One portrait can take Owen Jennings two years or more to finish. He says he could work on most pieces for the rest of his life.
So being invited to participate in the May First Friday show at Pure Pursuit was a “saving grace,” Jennings, 24, says. The invitation put a cap on three large-scale acrylic portraits by the Kansas City Art Institute graduate from Tulsa, Okla.
The show is titled “Semblance.”
Jennings says he begins with fairly straightforward portraits of friends or family, but his use of layering quickly sends the images into abstraction.
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“The people that I paint are those who have had a huge impact on my life, whether it was positive or negative,” he says. Yet, “I don’t want it to be necessarily a specific person. Painting is more of a personal thing where I reflect on moments I’ve had with these people. … I change and adapt and keep adding to them.”
The three paintings in the May show are all 7-by-3 feet, painted on a variety of home-improvement store materials. One, for instance, is on medium-density fiberboard.
Jennings likes to work with surfaces that aren’t pristine, as prepared canvases usually are, because it supports his thoughts on impermanence and the idea that messes are a good thing.
“It’s about a process and trying new things and what will be most effective in communicating an emotion I’m feeling that day or memories I’ve made with these specific people and how to translate that into something viewers will also be able to pull from,” he explains.
The other artist in the show is Ryan Wilks, 28, who also paints large-scale portraits. He’s self-taught.
“I’m showing two self-portraits I’ve done over the last year in addition to a large drag queen portrait I did to show the process of makeup transformation,” Wilks says.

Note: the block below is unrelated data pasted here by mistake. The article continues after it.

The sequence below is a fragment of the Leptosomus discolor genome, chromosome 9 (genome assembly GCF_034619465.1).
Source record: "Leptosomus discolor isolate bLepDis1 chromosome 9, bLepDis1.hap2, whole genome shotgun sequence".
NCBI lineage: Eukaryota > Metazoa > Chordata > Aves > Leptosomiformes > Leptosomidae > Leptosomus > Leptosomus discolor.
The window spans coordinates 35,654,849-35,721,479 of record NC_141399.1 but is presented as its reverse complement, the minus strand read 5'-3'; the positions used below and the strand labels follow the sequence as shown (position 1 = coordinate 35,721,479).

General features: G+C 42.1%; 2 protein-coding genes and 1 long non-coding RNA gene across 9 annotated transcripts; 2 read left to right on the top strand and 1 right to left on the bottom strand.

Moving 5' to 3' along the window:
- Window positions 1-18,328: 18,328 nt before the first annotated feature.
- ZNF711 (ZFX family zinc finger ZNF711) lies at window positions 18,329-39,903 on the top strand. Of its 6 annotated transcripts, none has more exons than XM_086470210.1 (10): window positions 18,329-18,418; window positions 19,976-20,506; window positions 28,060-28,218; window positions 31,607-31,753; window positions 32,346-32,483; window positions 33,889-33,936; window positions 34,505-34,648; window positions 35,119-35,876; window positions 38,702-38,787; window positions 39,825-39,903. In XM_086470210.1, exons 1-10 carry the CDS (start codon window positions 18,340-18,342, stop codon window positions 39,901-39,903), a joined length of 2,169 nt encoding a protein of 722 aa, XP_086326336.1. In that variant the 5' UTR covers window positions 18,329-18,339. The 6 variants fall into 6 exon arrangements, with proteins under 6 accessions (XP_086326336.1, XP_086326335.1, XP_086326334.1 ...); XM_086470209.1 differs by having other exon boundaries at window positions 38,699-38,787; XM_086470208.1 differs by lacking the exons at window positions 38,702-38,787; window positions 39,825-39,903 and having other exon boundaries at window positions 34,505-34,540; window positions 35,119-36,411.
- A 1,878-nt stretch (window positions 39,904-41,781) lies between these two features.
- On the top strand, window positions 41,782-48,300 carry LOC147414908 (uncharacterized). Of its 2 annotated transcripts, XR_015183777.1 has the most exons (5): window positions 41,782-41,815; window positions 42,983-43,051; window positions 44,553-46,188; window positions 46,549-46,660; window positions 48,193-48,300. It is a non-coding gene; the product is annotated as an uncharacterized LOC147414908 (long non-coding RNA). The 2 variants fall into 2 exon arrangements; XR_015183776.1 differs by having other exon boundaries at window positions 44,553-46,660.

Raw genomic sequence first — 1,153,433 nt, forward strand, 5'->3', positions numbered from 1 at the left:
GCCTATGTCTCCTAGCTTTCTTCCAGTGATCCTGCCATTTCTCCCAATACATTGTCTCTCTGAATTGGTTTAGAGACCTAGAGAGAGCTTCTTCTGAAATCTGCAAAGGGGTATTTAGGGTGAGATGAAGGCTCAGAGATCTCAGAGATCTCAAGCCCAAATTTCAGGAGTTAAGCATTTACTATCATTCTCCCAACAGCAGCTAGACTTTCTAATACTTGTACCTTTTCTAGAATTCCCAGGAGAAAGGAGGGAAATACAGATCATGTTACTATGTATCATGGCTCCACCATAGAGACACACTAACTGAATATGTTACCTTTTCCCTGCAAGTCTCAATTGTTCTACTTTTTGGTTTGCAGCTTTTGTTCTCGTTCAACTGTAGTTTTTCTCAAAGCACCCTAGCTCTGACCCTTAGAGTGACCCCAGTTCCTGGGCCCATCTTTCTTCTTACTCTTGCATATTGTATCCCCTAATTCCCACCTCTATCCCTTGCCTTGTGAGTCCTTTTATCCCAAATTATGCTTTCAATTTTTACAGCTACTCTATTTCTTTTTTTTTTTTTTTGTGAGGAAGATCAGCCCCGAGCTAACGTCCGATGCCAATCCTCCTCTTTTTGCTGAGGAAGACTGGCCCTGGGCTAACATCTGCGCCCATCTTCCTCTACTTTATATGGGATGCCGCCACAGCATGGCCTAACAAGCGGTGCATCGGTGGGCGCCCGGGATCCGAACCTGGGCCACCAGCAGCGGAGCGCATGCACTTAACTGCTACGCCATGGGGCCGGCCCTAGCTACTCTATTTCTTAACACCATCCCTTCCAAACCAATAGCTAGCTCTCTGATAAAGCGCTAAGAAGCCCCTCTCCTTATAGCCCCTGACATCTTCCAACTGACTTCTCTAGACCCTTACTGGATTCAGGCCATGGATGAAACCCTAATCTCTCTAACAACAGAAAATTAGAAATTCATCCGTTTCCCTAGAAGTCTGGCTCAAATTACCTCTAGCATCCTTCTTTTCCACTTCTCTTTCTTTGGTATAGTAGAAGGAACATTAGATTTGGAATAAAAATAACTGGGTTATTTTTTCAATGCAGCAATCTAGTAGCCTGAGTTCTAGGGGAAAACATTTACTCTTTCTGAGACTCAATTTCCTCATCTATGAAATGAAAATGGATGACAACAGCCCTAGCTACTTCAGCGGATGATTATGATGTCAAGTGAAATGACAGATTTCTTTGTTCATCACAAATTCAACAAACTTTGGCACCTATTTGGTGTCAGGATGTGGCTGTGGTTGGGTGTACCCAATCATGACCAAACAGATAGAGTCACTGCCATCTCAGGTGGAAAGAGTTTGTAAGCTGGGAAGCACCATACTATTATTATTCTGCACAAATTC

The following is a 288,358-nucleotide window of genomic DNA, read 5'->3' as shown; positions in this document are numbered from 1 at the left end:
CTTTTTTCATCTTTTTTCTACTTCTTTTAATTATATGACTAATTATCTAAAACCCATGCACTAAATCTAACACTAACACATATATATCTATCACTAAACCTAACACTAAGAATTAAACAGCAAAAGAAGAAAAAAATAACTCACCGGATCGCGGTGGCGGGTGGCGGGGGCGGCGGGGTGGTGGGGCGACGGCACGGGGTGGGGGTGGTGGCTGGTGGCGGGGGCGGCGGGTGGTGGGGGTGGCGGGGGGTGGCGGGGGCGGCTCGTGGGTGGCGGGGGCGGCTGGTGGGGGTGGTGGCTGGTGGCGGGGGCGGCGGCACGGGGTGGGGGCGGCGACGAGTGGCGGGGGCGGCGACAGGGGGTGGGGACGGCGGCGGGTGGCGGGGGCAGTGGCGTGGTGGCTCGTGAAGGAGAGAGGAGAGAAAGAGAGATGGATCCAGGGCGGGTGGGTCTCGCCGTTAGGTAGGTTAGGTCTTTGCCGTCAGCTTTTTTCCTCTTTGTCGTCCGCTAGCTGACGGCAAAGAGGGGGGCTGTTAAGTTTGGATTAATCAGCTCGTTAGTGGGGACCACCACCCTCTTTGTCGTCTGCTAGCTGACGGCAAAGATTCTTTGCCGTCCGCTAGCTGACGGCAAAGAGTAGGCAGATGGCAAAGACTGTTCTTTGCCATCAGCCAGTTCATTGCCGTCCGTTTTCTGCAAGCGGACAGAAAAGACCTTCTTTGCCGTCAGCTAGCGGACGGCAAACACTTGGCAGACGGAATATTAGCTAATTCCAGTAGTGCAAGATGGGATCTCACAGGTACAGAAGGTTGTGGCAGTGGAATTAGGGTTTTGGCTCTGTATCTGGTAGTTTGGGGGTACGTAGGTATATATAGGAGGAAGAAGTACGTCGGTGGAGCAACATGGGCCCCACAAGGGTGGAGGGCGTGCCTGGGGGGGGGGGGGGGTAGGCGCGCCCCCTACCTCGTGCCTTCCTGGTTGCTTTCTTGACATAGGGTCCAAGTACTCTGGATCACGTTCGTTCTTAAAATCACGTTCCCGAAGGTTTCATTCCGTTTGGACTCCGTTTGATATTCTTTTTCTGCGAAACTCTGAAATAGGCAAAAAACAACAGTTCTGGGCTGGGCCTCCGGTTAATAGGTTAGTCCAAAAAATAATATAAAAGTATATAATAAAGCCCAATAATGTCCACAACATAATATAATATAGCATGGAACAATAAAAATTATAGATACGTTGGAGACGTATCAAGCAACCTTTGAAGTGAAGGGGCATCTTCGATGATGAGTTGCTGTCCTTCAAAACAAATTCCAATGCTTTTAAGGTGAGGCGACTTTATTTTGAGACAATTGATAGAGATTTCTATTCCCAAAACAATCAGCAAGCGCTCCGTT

Though the two hadn’t worked together in the past, curator Ashley Anders thought to pair Jennings and Wilks based on their pieces’ scale and a similar gestural style.
Wilks agrees that their brush strokes and use of color make them a good fit for a group show.
Anders is the special events coordinator for EVAC and curates many of the shows. She says that EVAC’s mission is “to close the gap or broaden the network of veteran artists and local artists in one setting.” Twenty percent of gallery sales go to EVAC to support exhibitions, workshops and other opportunities for veterans.
Jennings and Wilks are joining an exhibition by two veterans that is halfway through a six-month run, ending in July.
Marine Corps veteran Taylor White lives in Quantico, Va. A former sniper, he uses his multidisciplinary art to explore the realities of dominant and submissive roles between individuals and cultures. His digital prints are on display.
Air Force veteran Bill Sowell, who lives in Kansas City, uses Colorado marble to compare human experiences with celestial events and naturally occurring geological formations. He’s showing three sculptures: “Loving Admiration,” “Eclipse” and “The Dance.”
Jennings has shown at the Late Show and Weinberger. Wilks’ work has appeared in numerous solo and group exhibitions around Kansas City since 2009, most recently at the David Jones Gallery and Alpha Gallery.
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“Semblance” will be on display at Pure Pursuit, 1619 Walnut St., through May 28. Hours are 6-9 p.m. First Friday, 9 a.m.-6 p.m. Monday through Saturday and by appointment Sundays.